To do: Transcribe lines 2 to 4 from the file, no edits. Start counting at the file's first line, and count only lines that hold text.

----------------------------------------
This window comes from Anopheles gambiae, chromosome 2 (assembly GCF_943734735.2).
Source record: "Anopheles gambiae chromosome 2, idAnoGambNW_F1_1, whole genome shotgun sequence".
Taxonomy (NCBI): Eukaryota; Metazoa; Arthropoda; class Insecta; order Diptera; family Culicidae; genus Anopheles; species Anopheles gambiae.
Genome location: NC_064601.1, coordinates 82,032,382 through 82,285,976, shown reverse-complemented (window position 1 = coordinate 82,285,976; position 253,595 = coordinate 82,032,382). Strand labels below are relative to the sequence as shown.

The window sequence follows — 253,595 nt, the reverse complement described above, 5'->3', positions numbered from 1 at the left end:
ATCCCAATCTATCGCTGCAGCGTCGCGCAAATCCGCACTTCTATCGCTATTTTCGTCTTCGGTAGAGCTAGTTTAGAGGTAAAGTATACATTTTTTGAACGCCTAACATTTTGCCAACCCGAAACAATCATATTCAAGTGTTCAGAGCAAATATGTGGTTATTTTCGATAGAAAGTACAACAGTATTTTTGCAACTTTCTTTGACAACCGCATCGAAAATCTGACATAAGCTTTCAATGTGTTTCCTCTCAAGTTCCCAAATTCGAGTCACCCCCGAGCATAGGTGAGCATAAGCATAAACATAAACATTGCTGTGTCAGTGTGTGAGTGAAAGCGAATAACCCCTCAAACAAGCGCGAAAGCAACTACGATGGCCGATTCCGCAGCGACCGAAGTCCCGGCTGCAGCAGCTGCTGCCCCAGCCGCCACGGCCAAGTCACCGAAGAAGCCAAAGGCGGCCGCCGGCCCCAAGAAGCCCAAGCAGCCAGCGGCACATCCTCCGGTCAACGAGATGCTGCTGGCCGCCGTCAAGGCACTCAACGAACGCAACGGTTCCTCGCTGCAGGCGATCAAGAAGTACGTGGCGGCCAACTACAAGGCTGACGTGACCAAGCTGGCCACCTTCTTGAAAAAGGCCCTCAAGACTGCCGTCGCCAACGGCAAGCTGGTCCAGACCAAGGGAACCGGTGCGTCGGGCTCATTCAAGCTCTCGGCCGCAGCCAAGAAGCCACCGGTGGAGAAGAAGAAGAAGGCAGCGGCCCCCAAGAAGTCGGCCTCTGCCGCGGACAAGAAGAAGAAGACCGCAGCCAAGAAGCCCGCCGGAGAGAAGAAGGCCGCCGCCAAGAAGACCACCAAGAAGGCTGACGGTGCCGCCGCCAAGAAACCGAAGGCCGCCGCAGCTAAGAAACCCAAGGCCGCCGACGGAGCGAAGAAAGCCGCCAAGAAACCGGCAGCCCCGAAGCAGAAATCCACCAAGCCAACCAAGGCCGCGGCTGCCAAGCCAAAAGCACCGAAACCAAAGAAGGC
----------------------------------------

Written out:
Source record: "Anopheles gambiae chromosome 2, idAnoGambNW_F1_1, whole genome shotgun sequence".
Taxonomy (NCBI): Eukaryota; Metazoa; Arthropoda; class Insecta; order Diptera; family Culicidae; genus Anopheles; species Anopheles gambiae.
Genome location: NC_064601.1, coordinates 82,032,382 through 82,285,976, shown reverse-complemented (window position 1 = coordinate 82,285,976; position 253,595 = coordinate 82,032,382). Strand labels below are relative to the sequence as shown.